Cal. Insurance Code § 10119.6 (1989) requires insurers to offer coverage of infertility treatments, except for in vitro fertilization. Infertility, in this case, may be a result of a medical condition or may refer to the inability to carry a pregnancy during a one-year or more period of time. Infertility treatment refers to diagnosis, diagnostic tests, medication, surgery, and gamete intrafallopian transfer.
Conn. Public Act No. 05-196 Concerns health insurance benefits for the diagnosis and treatment of infertility; requires health insurance policies to provide coverage for medically necessary expenses of the diagnosis and treatment of infertility except where such coverage is contrary to the religious beliefs of an employer or individual.
Conn. Gen. Stat. § 38a-536 (1989) requires that health insurance organizations offer coverage for the medically necessary expenses of the diagnosis and treatment of infertility, including in vitro fertilization procedures. Infertility, in this case, refers to an otherwise healthy individual's inability to retain a pregnancy during a one-year period.
Individual and group health insurance policies are required to cover medically necessary expenses for infertility diagnosis and treatment. Infertility is defined as the inability to conceive or sustain a successful pregnancy during a one-year period.
Covered treatments include ovulation induction, interuterine insemination, IVF, uterine embryo lavage, embryo transfer, GIFT, ZIFT, and low tubal embryo transfer. Coverage is limited to individuals who have maintained coverage under the policy for at least a year.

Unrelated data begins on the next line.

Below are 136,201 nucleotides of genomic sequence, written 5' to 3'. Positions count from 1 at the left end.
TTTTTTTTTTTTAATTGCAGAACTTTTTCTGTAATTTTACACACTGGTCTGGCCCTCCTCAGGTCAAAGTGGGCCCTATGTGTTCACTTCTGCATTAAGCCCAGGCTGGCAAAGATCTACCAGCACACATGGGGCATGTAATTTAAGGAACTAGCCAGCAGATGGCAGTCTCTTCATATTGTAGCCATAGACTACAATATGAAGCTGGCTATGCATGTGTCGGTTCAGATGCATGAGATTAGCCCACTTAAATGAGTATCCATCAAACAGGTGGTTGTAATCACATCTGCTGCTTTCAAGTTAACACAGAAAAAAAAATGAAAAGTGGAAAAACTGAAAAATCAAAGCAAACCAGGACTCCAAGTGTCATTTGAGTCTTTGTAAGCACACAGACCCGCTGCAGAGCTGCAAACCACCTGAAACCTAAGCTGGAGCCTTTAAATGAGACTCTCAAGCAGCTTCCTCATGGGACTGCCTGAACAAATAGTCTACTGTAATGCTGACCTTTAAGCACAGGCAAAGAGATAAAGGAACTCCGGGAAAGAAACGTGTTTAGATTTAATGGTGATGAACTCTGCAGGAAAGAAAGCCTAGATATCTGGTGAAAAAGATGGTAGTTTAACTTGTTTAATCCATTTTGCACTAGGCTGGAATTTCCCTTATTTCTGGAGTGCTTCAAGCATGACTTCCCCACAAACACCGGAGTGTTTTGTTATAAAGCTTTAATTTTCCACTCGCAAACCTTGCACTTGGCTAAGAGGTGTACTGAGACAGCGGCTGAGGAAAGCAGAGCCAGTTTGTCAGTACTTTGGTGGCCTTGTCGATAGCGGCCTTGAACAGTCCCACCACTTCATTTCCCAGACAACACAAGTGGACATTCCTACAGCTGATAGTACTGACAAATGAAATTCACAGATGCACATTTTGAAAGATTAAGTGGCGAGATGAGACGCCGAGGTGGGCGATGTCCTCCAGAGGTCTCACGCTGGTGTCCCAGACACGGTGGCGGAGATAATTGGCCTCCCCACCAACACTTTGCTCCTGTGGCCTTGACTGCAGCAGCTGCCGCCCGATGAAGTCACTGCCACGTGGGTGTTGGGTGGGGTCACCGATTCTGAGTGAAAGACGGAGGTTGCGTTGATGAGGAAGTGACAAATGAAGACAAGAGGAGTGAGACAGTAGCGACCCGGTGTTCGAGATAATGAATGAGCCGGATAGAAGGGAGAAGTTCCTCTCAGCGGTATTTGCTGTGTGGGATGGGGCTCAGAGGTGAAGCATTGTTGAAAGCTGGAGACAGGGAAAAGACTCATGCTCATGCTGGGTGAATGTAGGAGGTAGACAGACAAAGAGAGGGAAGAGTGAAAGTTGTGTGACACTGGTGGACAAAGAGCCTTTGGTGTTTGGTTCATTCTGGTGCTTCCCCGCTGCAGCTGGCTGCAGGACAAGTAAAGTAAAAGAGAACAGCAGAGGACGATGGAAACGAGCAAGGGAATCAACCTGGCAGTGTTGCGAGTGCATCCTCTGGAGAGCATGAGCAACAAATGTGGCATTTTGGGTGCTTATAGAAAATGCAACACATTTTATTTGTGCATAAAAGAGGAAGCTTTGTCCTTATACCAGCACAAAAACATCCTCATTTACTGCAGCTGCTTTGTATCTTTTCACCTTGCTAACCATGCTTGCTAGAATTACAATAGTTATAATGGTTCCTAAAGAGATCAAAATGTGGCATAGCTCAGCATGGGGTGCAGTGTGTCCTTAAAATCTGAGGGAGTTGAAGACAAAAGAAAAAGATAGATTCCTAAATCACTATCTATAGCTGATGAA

Individuals seeking coverage must disclose to their insurance carrier any prior infertility treatments for which they received coverage under a different insurance policy. Religious employers are permitted to exclude coverage for treatments that are contrary to their bona fide religious tenets. (Public Act No.05-196)
GA Admin. code 290-5-37-03 (1980) outlines what services must be covered in an HMO's basic insurance plan; states that the HMO may not place limitations on basic care or invoke waiting periods, coverage limitations, etc. States that an HMO may extend its basic coverage to include infertility treatments.
Hawaii Rev. Stat. §§ 431:10A-116.5 and 432.1-604 (2003, 1989) requires all accident and health insurance policies that provide pregnancy-related benefits to also include a one-time only benefit for outpatient expenses arising from in vitro fertilization procedures. In order to qualify for in vitro fertilization procedures, the couple must have a history of infertility for at least five years or prove that the infertility is a result specified medical conditions. [c 332, §2 and c 276, §4]
The Hawaii law requires certain insurance plans to provide a one-time only benefit for outpatient costs resulting from in vitro fertilization. Those plans include individual and group
health insurance plans, hospital contracts or medical service plan contracts that provide pregnancy-related benefits.
o Abnormal male factors contributing to the infertility. (Hawaii Revised Statutes, Sections 431-lOA-116.5 and 432.1-604).
Mandates insurance carriers that provide pregnancy–related benefits to cover the diagnosis and treatment of infertility, including various ART procedures, but limits first-time
attempts to four complete oocyte (egg) retrievals, and second births to two complete oocyte retrievals. Insurance carriers are not required to provide this benefit to businesses (group policies) of 25 or